CoralNet offers a new way to analyze data essential to the conservation of coral reefs experiencing catastrophic declines in biodiversity worldwide. Traditionally, coral reef research entails meticulous surveys, which generates large datasets that need to be annotated and analyzed by hand, creating a data analytics bottleneck. To address this problem, CoralNet utilizes a type of machine learning called annotation (which is the process of automatically fully or partially assigning metadata) to tag images of coral reefs with keywords and/or captioning, allowing data to be processed much faster. CoralNet is also more than a mechanism to analyze data. It has evolved to become a network: a data depository and collaborative tool for researchers and coral enthusiasts with a passion for coral data. CoralNet received funding from the National Science Foundation and NOAA, and in 2019, a study published by researchers at NOAA in Frontiers in Marine Science confirmed that CoralNet was as accurate as a human in annotating images. CoralNet will continue to develop and provide the tools to better monitor coral reefs and their rich biodiversity.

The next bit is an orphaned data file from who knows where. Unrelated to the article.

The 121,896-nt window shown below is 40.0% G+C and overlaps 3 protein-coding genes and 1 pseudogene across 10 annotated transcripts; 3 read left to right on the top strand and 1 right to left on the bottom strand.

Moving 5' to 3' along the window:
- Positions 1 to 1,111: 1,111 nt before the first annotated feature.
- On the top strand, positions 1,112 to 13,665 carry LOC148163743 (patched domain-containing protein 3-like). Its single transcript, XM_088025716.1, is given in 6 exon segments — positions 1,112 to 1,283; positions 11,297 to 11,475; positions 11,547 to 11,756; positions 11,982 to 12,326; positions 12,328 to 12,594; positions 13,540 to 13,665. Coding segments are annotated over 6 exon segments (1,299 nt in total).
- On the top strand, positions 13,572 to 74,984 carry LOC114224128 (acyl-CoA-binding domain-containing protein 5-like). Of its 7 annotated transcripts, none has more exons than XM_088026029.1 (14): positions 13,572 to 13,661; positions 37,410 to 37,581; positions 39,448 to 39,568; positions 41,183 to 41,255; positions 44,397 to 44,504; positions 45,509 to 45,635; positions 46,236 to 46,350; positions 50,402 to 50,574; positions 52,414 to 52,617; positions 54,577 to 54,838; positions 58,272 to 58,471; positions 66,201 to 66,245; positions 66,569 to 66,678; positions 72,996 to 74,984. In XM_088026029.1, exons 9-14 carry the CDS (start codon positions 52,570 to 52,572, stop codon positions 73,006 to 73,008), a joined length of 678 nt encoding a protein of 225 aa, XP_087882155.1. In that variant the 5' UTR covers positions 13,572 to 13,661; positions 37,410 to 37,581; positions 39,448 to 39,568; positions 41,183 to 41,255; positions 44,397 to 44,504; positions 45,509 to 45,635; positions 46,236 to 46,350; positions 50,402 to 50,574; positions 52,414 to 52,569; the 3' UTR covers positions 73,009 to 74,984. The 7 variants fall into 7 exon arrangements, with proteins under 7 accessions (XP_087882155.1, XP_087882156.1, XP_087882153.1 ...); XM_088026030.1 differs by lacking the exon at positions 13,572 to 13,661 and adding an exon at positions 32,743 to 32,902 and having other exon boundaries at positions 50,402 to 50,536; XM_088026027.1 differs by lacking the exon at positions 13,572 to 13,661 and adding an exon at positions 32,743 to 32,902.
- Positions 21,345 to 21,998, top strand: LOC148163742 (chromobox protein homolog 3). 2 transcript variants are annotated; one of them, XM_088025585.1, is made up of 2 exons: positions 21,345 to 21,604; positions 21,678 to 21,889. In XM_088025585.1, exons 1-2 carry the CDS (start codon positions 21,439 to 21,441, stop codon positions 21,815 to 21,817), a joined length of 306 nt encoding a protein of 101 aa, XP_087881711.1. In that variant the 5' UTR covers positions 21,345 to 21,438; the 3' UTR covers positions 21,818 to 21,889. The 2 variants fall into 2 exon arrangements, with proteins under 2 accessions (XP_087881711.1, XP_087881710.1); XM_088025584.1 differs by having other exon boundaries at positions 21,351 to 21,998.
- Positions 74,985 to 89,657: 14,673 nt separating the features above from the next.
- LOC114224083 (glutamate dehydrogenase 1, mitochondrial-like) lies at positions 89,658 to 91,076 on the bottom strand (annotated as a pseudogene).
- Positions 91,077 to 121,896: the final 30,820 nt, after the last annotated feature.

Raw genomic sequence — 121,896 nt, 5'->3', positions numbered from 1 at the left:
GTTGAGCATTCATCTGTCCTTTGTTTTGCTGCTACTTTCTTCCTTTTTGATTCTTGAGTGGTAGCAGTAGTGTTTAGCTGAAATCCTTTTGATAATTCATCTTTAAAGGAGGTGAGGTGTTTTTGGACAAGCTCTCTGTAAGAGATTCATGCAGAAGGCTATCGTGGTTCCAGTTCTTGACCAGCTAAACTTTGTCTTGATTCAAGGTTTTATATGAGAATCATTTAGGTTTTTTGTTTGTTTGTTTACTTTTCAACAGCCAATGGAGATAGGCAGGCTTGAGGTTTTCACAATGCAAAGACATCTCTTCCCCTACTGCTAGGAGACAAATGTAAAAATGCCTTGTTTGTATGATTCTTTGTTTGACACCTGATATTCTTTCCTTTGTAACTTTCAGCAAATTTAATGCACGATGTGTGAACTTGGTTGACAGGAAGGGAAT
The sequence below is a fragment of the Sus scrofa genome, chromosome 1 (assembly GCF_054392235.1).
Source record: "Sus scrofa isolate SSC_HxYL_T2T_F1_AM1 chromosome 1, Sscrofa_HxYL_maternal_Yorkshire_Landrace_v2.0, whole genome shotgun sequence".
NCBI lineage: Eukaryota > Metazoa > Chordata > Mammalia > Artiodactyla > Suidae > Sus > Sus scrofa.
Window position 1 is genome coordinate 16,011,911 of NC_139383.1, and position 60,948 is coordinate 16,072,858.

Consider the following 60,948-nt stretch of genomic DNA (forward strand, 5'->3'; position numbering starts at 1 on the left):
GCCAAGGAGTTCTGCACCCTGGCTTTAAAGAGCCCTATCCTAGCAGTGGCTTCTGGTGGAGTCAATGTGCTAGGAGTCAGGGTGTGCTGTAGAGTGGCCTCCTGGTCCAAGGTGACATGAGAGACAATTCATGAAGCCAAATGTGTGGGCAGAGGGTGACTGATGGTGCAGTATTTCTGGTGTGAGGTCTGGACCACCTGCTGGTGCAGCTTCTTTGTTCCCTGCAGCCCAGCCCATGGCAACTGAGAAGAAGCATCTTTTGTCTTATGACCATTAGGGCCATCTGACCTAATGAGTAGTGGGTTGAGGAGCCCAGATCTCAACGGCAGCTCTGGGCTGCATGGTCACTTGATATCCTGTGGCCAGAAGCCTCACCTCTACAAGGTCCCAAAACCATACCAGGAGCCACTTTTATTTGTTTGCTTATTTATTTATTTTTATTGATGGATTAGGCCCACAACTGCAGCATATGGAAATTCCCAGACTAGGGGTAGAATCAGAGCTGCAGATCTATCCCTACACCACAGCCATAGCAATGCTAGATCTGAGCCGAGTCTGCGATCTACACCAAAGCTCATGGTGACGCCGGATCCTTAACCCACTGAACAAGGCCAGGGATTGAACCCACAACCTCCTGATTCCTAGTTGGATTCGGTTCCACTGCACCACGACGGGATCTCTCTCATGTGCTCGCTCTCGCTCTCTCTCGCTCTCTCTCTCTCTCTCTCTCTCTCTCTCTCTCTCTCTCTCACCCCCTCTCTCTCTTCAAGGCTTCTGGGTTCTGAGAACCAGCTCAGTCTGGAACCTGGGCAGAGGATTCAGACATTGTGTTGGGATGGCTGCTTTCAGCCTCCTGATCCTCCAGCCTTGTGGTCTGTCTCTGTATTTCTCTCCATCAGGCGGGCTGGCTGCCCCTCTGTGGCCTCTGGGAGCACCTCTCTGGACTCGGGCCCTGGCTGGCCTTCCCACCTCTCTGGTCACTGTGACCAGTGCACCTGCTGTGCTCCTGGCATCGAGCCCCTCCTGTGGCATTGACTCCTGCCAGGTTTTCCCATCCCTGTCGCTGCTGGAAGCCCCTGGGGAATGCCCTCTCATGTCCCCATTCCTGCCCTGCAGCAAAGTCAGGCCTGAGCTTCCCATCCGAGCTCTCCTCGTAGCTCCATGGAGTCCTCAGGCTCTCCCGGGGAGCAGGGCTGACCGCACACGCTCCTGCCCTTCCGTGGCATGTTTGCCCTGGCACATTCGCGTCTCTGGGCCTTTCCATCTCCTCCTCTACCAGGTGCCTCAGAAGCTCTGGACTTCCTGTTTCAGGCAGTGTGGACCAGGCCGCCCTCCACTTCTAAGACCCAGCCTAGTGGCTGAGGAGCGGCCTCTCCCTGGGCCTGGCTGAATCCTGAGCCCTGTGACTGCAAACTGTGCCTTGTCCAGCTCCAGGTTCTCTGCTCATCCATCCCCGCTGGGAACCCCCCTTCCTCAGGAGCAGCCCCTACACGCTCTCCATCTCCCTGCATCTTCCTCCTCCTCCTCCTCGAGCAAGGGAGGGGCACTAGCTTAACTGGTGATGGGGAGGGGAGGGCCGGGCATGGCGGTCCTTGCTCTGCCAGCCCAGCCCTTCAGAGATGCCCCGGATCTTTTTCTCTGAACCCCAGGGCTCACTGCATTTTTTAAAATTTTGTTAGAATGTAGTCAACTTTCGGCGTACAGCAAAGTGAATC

CoralNet. (2020). “About CoralNet.”

Williams, Ivor Douglas, Courtney Couch, Oscar Beijbom, Thomas Oliver, Bernardo Vargas-Angel, Brett Schumacher, and Russell Brainard. “Leveraging automated image analysis tools to transform our capacity to assess status and trends on coral reefs.” Frontiers in Marine Science 6 (2019): 222

Lozada-Misa, Paula, Brett Schumacher, and Bernardo Vargas-Ángel. “Analysis of benthic survey images via CoralNet: a summary of standard operating procedures and guidelines.” (2017).


See also:


CoralNet. (2020). “About CoralNet.”


Artificial Intelligence, Biodiversity, Citizen Science, Data, Ecological Monitoring